11. Cryo-Trans is the owner by assignment of the '876 Patent. (Def.'s Ex. 139). In 1985, Mr. Marvin H. Weiner formed a sole proprietorship named "Cryo-Trans" for the purpose of developing a business involving the leasing of cryogenically refrigerated railcars. Cryo-Trans was incorporated to form Cryo-Trans, Inc. in 1987. Mr. Weiner is the chief executive officer and president of Cryo-Trans, Inc. Cryo-Trans' cryogenically refrigerated railcars are referred to as CRYX railcars. Mr. Weiner is also the president of Mt. Airy Cold Storage ("Mt. Airy"), a frozen food storage facility used by frozen food processors which is located in Mt. Airy, Maryland.

 12. The declared inventor of the '876 Patent is Mr. Ralph P. Hill. Mr. Hill has not obtained other patents. (Tr. 118, 122).

 13. At all relevant times prior to his retirement in 1988, Mr. Hill was vice president of distribution at Lamb-Weston, Inc. in Portland, Oregon. (Stip. No. 5). He was also a past chairman and long-time member of the American Frozen Food Institute's Physical Distribution Council. Mr. Hill is credited with having made many outstanding contributions in rail transportation of frozen foods.

 14. A critical issue facing the frozen food industry in the 1980's was the availability of mechanical refrigerator cars owned by the nation's railroads. The then-current policy of the railroads was not to replace aging mechanically refrigerated railcars as they became unserviceable. The frozen food industry's dependence on mechanical refrigerator cars for long-haul movement was expected to be compounded by the continuing escalation of diesel fuel prices which would preclude long-haul truck movement and make the industry even more dependent on the railroads. Finding an alternative to the use of mechanical refrigerator cars had been a high priority matter for the American Frozen Food Institute Distribution Council and Transportation Committee since at least 1982.

 15. The American Frozen Food Institute ("AFFI") and the International Association of Refrigerated Warehouses ("IARW") through the Refrigeration Research Foundation jointly formed a cryogenic railcar research and development task force (AFFI-IAWR Refrigerated Railcar Task Force) to explore the feasibility of using total loss refrigerants, such as liquid CO[2] to ensure an adequate transportation system for the expected growth of the frozen food industry. The United States Department of Agriculture provided the scientific monitoring and evaluation for the test shipments. Additionally, there was substantial resource involvement by the Burlington Northern Railroad.

 16. Recognizing that the supply of mechanically refrigerated cars was steadily declining, Mr. Hill initiated the Cryogenic Rail Car Research Project. The project involved development of prototype railcars that relied on CO[2], rather than mechanical systems, to provide refrigeration. Hill was a leading force behind the project.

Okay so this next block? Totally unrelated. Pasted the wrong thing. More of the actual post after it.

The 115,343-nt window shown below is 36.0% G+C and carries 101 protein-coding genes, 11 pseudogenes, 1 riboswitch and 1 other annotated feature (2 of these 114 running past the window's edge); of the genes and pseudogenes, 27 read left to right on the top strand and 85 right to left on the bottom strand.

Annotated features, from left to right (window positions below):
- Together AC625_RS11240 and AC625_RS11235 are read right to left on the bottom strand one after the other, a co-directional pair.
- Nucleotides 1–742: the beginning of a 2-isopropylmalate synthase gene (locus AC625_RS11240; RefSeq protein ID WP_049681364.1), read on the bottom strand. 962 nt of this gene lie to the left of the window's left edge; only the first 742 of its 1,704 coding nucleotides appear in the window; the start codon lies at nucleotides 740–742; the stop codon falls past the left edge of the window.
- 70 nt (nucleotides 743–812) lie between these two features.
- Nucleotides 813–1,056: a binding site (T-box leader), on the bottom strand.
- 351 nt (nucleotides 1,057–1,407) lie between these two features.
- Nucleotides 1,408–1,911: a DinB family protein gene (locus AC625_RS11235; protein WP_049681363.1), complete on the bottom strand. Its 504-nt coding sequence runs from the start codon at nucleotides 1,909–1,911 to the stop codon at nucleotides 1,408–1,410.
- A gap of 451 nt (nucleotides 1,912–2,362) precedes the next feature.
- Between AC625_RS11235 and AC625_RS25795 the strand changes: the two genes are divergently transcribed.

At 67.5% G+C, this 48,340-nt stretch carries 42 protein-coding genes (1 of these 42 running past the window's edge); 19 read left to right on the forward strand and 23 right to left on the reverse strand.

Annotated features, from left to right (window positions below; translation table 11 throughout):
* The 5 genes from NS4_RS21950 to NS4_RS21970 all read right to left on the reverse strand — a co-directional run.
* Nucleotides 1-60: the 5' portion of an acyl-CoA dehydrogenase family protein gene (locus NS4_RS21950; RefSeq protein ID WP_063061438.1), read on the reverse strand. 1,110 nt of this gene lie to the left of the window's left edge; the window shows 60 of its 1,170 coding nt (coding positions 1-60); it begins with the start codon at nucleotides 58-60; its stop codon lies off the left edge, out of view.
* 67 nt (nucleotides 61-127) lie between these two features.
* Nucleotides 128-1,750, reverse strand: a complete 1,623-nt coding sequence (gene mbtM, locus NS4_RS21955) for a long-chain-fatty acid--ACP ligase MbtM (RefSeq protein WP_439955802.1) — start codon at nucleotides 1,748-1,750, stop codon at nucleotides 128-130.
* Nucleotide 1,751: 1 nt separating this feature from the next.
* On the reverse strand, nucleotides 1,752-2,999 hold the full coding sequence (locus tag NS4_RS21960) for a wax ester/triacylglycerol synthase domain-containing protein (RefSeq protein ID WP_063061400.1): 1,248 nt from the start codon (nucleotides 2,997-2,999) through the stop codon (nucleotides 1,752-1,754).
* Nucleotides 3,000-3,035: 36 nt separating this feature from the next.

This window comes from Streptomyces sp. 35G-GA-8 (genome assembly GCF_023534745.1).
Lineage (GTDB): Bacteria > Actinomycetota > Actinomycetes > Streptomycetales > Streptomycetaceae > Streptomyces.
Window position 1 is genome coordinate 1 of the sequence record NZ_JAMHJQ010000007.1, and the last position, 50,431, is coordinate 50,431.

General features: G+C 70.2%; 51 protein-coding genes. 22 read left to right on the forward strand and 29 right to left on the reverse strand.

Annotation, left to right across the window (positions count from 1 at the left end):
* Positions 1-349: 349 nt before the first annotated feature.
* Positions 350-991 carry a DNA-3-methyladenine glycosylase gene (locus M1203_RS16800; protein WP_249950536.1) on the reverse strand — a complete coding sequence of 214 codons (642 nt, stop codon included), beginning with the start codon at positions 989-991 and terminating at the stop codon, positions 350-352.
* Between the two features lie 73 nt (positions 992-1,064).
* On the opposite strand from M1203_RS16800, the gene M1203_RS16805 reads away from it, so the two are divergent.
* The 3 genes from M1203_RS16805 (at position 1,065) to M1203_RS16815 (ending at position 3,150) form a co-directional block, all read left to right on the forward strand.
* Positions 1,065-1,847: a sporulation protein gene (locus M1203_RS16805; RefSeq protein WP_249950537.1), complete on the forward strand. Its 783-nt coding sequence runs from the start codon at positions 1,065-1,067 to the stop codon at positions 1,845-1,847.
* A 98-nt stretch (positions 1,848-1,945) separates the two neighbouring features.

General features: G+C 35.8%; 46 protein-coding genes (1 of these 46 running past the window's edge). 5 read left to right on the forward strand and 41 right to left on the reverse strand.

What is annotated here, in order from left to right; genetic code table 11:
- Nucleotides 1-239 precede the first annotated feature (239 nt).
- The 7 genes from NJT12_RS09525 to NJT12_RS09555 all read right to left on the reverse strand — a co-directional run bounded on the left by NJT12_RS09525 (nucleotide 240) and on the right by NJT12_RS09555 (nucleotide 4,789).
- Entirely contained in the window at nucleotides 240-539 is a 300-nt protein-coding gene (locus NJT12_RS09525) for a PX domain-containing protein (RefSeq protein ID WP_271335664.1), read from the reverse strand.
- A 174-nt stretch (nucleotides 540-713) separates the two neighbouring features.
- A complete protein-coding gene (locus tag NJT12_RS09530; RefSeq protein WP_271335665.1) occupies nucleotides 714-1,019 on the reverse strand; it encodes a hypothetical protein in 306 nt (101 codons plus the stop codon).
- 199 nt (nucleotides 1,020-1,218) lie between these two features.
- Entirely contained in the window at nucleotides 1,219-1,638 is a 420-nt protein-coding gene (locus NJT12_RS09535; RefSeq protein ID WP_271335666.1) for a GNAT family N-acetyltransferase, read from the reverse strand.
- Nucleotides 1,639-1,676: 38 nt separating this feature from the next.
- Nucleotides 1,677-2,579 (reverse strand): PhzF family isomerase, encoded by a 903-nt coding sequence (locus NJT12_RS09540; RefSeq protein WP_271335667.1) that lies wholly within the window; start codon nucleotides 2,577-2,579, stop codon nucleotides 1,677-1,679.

17. Mr. Hill first initiated the Cryogenic Rail Car Research Project under the joint sponsorship of the AFFI and IARW, and later through a separately incorporated organization called the American Frozen Food Cryogenic Association for Rail Car Research - better known as AFFCAR - which was a non-profit shipper's association formed to purchase refrigerated railcars with which the AFFI cryogenic research and development task force could experiment. Hill was chairman and leader of AFFCAR throughout its existence. Throughout the Cryogenic Rail Car Research Project, Mr. Hill championed the need for research, raised funds, supervised the design, engineering and testing of prototype railcars, and kept the frozen food industry informed of the progress of the research. In 1985, he was recognized by the frozen food industry for his work in championing the need for cryogenic research, raising funds to build prototype cars, supervising design work, and engineering and testing prototype cars. (Def.'s Exs. 14, 22, 23, 30, 47, 233 P28, 234 PP 17-18, 235 PP 15, 16, 21).

 18. During 1980 - 1985, AFFCAR and/or Burlington Northern built a number of prototype cryogenic cars which were identified as the BNFE 3, AFFX 2001, AFFX 2002 and AFFX 2003 during the trial.

 19. The AFFI task force decided that an insulated railcar loaded with frozen food and given an initial charge of cryogen would most likely be a technically and economically feasible cooling system. A series of test shipments were conducted over a one year period to determine the feasibility of using CO[2] as an alternative refrigeration source for railcar shipments of frozen foods. The Burlington Northern Railroad donated its modified mechanical refrigerator test car ("the BNFE 3") to be used in the AFFI cryogenic railcar project study. The BNFE 3 was a refrigerated railcar originally built as a meat car in 1966, and rebuilt with under-the-floor air delivery and a truck-type nosemount mechanical refrigeration unit in 1976. It was modified for CO[2] snow refrigeration in June of 1980. Seven shipments of various frozen commodities in the summer and fall of 1980 and the winter and spring of 1981 were made. The mechanical unit was not used during the testing. Upon evaluation of the test data from the BNFE 3 test shipments, the cryogenic railcar research task force concluded that the cryogenic refrigeration concept warranted further testing and consideration.

 20. Ralph Hill, James Fink, Eddie Barron, LeRoy Couture and Bill McCollister were principally involved in the reconstruction of the BNFE 3 railcar in 1980. (Tr. 72). The BNFE 3 was a converted mechanical refrigeration car, which utilized an overhead rectangular manifold at the ceiling of the car to spray CO[2] directly on the load. It utilized a single loading of CO[2] at the place of embarkation. (Tr. 71-72). The BNFE 3 car proved that CO[2] had applications for use in transportation of frozen food, but had drawbacks which did not allow the entire load to remain consistently frozen during the entire trip. (Tr. 73).